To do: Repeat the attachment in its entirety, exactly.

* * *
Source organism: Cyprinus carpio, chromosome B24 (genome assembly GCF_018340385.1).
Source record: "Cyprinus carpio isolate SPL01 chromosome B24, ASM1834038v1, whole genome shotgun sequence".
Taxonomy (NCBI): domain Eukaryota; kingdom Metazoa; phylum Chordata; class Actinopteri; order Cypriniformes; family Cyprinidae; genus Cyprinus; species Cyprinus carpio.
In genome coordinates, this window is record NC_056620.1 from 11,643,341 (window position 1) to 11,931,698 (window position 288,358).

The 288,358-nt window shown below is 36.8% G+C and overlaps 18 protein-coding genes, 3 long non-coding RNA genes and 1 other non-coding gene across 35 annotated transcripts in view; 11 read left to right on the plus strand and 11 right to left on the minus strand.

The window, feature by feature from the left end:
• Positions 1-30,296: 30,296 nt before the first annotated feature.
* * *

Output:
Source organism: Cyprinus carpio, chromosome B24 (genome assembly GCF_018340385.1).
Source record: "Cyprinus carpio isolate SPL01 chromosome B24, ASM1834038v1, whole genome shotgun sequence".
Taxonomy (NCBI): domain Eukaryota; kingdom Metazoa; phylum Chordata; class Actinopteri; order Cypriniformes; family Cyprinidae; genus Cyprinus; species Cyprinus carpio.
In genome coordinates, this window is record NC_056620.1 from 11,643,341 (window position 1) to 11,931,698 (window position 288,358).

The 288,358-nt window shown below is 36.8% G+C and overlaps 18 protein-coding genes, 3 long non-coding RNA genes and 1 other non-coding gene across 35 annotated transcripts in view; 11 read left to right on the plus strand and 11 right to left on the minus strand.

The window, feature by feature from the left end:
• Positions 1-30,296: 30,296 nt before the first annotated feature.